Thursday, October 27, 2011

Did you listen to a radio ad last week? Me too.

10/27/11

I have often said that radio deserves more respect than it gets from advertisers who are embracing new technologies at the expense of those that have stood the test of time. 
Now comes word that radio has added an additional 1.7 million listeners in the past year.  That means that 93% of the U.S. 12 and up population is tuning in on an average week.  Furthermore, the growth is attributed to younger people, with 12-17 year old listeners up 36% and 18-34 year-olds up 80%.  Radio’s diversity is increasing as well, and the medium is now reaching 93% of African-Americans and 95% of Hispanics. (Loechner, 2011)

So that begs the question, are you a listener?  Have you thought about using radio to reach teens before?  Will you now?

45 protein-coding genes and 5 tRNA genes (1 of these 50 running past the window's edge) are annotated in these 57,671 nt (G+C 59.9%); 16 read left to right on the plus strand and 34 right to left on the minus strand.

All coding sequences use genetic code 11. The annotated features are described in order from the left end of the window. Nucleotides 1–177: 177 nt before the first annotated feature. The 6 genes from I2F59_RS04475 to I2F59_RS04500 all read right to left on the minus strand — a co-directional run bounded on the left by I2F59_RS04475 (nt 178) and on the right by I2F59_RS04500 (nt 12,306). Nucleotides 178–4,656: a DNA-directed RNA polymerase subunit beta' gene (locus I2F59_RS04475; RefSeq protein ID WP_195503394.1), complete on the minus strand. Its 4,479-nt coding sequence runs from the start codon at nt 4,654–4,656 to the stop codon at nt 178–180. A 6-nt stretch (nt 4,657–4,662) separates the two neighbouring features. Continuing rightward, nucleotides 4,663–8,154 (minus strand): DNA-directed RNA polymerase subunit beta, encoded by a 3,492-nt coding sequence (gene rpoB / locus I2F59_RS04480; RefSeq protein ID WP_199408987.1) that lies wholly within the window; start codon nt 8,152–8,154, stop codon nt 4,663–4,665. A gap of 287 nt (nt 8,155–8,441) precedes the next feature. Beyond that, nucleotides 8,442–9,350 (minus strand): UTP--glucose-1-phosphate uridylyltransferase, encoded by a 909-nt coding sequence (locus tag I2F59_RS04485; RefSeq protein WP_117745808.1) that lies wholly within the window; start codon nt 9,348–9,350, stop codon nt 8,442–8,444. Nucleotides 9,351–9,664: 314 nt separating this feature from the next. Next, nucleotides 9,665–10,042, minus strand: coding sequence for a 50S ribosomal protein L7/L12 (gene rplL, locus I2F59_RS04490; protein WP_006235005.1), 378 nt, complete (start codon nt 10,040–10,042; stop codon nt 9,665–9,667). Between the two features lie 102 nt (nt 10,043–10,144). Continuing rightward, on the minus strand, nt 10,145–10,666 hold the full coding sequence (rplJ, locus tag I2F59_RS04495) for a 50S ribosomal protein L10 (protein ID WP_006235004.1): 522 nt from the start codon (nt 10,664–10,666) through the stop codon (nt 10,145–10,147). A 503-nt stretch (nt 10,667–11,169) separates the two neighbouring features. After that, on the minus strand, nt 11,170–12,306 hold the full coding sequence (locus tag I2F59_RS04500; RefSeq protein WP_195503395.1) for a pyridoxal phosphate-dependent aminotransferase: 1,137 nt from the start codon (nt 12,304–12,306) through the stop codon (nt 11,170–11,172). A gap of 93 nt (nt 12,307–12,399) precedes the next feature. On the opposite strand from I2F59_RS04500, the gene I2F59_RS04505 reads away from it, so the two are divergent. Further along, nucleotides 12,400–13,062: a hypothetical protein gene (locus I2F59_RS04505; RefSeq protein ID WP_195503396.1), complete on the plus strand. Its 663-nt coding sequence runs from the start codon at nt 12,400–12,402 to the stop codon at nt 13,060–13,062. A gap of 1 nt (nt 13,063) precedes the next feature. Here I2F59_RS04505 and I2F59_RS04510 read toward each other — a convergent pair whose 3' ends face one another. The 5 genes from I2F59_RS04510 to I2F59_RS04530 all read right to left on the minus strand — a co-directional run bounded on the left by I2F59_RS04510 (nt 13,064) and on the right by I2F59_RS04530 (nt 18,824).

Loechner, J. (2011, October 21)  Anybody Listening?  mediapost.com.  Retrieved October 26, 2011, from
http://www.mediapost.com/publications/article/160571/anybody-listening.html

14 comments:

  1. I am one of the few people I know that listens to the radio while in the car. I have heard several radio ads in the past week. Radio ads are a much harder sell because obviously there is no visual. As for reaching teens, I'm not sure how well the radio would do outside of fashion or concert tix. Young professionals, and small business owners however are the perfect target to reach with radio ads.

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  2. While in the car I listen to NPR, 1010 Wins for the latest news and traffic, Saturdays while in the car I'll listen to Car Talk. This is probably because of the demopraphic group I'm in. These are shows with little or no advertisements. The 12 - 17 year olds are listening to 95.5 and the like for the top 40 music and the concert tickets they could win. This group is listening to the adverisements.